‘I will end the practice of separate line of Dalits during feasts'

Aruhuldevi Paswan (53): Surunga Municipality-5 Ward Member candidate, CPN-UML

Aruhul Devi. (2) - Copy-min (1)Nepal's law is not discriminatory. However, untouchability has gripped the society. We are poor and belong to lower caste. Since I am also a member of school management committee, I do not consider myself a victim of untouchability. But the case with other Dalits is different. I need to take initiatives to end this practice once and for all.

The majority of Dalits are ignorant about their rights, including registration of birth, marriage or death. Moreover, they hesitate to go to offices sans Dalits. My priority after winning the election would be to encourage them to come to the office and do all necessary official formalities. In addition, I will ensure that Dalits share same area during meals in parties.



"My success in election will encourage people of higher caste to visit my house"

Kumaridevi Paswan (45): Surunga Municipality-7 ward member candidate (Nepali Congress)

Kumari Devi - Copy-minThe practice of caste-based untouchability has been a serious problem. We take part in social gatherings of higher castes. However, when invited to our gatherings, they prepare their own meal. In fact, it was our misconception that we are lower caste people. Now, we have understood that we all are equal. Dalit women undergo lots of social problems, they are discriminated. If I get elected, higher caste people will undoubtedly visit my house and drink water. Dalit women are bound to tolerate all sorts of discrimination. Therefore, my concern is to wipe out such discriminatory attitude.


"Will ensure Dalit's entry in temples"

Shantidevi Mandal (28): Surunga Municipality-7 Haripur, Ward Member candidate (Nepali Congress)

Santi Devi-minI will organize a feast after winning the election; encourage children to go to school. Since Dalits are not allowed to worship inside the temples, my priority would be to encourage them to go inside the temples and worship. I will take action against those who promote untouchability.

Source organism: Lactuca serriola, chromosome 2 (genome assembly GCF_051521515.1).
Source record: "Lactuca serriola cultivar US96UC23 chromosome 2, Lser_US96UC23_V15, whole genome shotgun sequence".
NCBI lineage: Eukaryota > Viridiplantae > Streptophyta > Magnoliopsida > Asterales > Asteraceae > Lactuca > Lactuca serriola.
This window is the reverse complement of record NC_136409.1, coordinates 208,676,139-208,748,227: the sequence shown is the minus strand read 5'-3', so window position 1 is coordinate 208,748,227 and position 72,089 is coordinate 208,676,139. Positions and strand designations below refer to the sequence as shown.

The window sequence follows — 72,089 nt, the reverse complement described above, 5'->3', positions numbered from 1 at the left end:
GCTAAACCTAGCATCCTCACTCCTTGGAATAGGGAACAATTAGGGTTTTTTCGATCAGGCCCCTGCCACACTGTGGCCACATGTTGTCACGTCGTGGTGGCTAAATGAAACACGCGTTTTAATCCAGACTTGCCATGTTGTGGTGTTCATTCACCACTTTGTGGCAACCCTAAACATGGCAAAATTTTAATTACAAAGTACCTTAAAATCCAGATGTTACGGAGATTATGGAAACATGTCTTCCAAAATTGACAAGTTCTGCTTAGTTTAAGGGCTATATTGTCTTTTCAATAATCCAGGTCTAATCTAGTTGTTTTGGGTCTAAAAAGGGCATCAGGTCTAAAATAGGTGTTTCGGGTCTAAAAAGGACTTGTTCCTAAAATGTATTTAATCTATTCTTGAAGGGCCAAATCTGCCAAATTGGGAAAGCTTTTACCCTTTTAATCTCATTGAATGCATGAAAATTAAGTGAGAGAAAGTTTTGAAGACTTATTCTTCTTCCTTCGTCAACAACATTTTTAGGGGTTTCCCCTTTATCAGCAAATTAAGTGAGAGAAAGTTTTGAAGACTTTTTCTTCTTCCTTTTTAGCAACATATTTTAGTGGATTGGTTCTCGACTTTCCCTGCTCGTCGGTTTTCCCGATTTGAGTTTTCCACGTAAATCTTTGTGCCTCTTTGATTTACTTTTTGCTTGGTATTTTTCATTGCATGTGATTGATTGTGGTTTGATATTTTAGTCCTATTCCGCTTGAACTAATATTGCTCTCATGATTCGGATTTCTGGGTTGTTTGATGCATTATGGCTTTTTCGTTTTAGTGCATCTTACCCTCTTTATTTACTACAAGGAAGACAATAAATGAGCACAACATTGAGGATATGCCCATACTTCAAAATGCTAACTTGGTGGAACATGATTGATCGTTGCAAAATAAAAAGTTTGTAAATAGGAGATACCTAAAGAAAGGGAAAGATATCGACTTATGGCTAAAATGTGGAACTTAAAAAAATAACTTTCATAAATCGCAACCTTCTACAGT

"Will take action against those promoting discrimination"

Ramwati Devi Ram (30): Surunga Municipality-7 ward member candidate (Maoist Center)

Ramrati Devi - Copy-minOne day I was on the way to my field to reap wheat when a lady asked me to take the other way warning that I should not touch a jar of water, which was kept beside the path. When I asked her the reason, she quickly responded that God would be angry if I touched the water jar. I told her I pray the same God as she did. How can we expect positive changes from such people? In fact, caste is never higher or lower. However, village temples have been off-limits for low caste people like Dalits, Chamars, and Khatwe. Many of us do not understand or speak Nepali and are ignorant of constitution and law. Dalits here are not allowed to walk freely. Now I will take action against those who discriminates. Furthermore, I will spend the allocated budget to educate Dalit children.


"Will support Dalits who do not speak or understand Nepali"

Sevodevi Paswan (35): Surunga Municipality-8 Ward Member candidate (CPN-UML)

Sevo Devi-minPeople ask me about my plans if I win the election. I have assured them of my support in all ways except for distributing money. Some voters even ask for money from us. My assurance of working towards ending discrimination and untouchability does not seem to be effective. Voters believe in money. Parents are uneducated therefore they do not send their children to school. Dalits are barred from entering temples. While women's day begins with cleaning, their husbands roam here and there. I will spend the budget for their skill development. Dalit women do not speak or understand Nepali. Therefore, educating them is a must.